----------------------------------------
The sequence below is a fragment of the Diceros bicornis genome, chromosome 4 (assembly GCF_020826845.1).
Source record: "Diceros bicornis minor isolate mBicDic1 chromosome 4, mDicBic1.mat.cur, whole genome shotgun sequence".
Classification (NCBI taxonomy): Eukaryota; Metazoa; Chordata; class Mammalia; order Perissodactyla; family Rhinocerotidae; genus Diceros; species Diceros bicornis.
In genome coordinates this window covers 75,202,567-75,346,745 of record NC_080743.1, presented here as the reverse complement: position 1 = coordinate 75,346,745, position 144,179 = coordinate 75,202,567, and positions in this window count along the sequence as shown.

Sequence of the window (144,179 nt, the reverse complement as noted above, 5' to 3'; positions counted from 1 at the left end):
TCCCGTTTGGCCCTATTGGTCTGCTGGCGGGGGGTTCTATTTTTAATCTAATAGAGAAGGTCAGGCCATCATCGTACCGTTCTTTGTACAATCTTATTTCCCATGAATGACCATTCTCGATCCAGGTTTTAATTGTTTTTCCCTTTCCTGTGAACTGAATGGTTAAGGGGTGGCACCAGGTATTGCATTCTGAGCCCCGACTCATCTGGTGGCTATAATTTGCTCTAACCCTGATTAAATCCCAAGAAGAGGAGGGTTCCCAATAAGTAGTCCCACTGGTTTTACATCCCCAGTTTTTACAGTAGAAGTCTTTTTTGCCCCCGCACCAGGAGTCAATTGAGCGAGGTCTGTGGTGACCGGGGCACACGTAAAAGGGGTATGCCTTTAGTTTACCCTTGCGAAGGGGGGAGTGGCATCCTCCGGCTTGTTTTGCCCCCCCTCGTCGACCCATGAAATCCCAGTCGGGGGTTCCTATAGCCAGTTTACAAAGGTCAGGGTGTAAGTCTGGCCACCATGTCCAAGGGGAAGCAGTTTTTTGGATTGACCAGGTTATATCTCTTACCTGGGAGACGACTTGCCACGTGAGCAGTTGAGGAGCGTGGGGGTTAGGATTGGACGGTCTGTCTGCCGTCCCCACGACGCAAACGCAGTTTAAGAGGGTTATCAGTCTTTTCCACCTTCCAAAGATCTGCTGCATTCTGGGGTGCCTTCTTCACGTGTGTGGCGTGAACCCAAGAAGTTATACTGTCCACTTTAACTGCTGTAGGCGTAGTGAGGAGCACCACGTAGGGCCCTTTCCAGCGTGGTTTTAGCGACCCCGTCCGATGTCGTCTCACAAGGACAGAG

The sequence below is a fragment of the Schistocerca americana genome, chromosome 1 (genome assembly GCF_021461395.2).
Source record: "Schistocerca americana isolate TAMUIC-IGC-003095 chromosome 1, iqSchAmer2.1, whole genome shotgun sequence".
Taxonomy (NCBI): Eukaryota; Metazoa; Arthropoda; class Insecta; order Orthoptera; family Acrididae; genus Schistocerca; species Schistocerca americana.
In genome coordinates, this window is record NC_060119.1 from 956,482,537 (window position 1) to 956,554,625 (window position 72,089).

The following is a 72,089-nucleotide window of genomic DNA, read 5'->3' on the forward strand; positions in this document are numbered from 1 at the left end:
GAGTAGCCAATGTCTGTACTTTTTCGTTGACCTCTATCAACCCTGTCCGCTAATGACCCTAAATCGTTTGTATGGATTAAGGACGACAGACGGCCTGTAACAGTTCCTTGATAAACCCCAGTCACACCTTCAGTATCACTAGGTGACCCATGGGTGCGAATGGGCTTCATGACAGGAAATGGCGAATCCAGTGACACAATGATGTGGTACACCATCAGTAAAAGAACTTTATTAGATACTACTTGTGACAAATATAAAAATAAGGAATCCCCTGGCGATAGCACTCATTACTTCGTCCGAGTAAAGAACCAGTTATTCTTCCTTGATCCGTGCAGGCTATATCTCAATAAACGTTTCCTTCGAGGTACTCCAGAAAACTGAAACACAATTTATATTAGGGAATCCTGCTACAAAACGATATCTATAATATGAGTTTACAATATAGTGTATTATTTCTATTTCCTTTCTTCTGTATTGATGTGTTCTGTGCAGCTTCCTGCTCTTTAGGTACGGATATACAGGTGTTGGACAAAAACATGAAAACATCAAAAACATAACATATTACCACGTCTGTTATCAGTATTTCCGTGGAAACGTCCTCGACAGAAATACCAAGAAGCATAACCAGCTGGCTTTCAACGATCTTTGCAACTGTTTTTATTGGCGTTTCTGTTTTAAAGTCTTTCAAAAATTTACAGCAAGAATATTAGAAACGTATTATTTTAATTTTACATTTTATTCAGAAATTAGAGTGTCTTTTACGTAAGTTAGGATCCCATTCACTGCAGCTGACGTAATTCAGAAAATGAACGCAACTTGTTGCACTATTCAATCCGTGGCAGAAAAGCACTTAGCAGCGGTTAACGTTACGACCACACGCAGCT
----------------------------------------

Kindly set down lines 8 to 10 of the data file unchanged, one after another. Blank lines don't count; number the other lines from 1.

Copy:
Source record: "Schistocerca americana isolate TAMUIC-IGC-003095 chromosome 1, iqSchAmer2.1, whole genome shotgun sequence".
Taxonomy (NCBI): Eukaryota; Metazoa; Arthropoda; class Insecta; order Orthoptera; family Acrididae; genus Schistocerca; species Schistocerca americana.
In genome coordinates, this window is record NC_060119.1 from 956,482,537 (window position 1) to 956,554,625 (window position 72,089).